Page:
Jason Bedrick: Okay. So, to be clear, you’re not just doing a comparison of charter schools to district schools? What you’re looking at is, students that are in each sector separately, how are they gaining over time? And then you’re comparing the gains from one sector to the gains of the other sector. Is that accurate?
Danish Shakeel: Yes. And we did that for a reason because management might think that one sector is growing and the other is not growing, so we show that each of them is growing and then we take the difference so we can show that each of them is growing and the difference is this much, and then we interpret the difference.
Jason Bedrick: Critics, though, might point to the selection problem, right? As I alluded to earlier, charters are public schools, that means they’re not private. They’re not religious. They cannot have admissions requirements. You can’t say you have to take a test in order to get in. If they’re oversubscribed, they have to have a lottery. Nevertheless, parents have to affirmatively opt in, and the types of parents who do that may differ in importance, but unobservable ways relative to the parents whose children are enrolled in their default district school. And so if you think that parenting matters, which I think most people do, if these two different types of parents are different, then that may affect their children, right?
So, in other words, you may have families that are more interested in education, actively searching for charter schools. Those families that the parents are less interested in education are more likely to just default to the school that they’re assigned to, and so what you’re picking up really is not the difference between the performance of the charter schools. What you’re picking up is just the selection bias that these parents are choosing this sector over that sector. How do you address that problem?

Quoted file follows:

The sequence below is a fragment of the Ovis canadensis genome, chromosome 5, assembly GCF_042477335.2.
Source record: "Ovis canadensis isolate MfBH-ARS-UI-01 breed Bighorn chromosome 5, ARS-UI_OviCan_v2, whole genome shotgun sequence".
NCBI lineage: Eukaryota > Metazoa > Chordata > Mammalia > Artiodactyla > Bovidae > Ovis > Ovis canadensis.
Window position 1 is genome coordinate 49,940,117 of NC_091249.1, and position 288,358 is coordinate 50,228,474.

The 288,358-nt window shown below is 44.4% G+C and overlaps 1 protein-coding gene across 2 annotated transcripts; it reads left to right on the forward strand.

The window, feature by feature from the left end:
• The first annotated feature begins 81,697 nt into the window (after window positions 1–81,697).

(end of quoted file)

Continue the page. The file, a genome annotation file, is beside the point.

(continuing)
Danish Shakeel: Our data does not allow us to track students over time, so that is a limitation of the data. We only observe one student for a particular year when they are tested and we cannot track them over time. So we cannot account for selection and we also cannot account for their prior test scores. So, we don’t do a value-added analysis because of that reason. Now, what we can do with the data is we can control for changes in the student characteristics. So, we can pull it for gender, ethnicity and SES at graded, and despite controlling for those covariates, the difference in gain does not shrink away. So we can say that at the best, with this sort of analysis, we don’t find the differences to be explained by background characteristics. Now, we can support that with evidence from other high quality randomized studies, which have found that despite accounting for selection, the charter effect remains in certain contexts. So our study is not challenging that finding that charters do well in certain contexts, but we show the heterogeneity by different categories to further discuss that pattern.
Jason Bedrick: Dany, another thing that critics of the study have raised is that you may be oversampling charter schools in urban areas and that may be biasing your results. What do you say to that?
Danish Shakeel: That is a very good question, Jason. So what we can do is we can look at two surveys, one is the NAEP, which we are already using, and the other is the service collected by NCES for charters generally.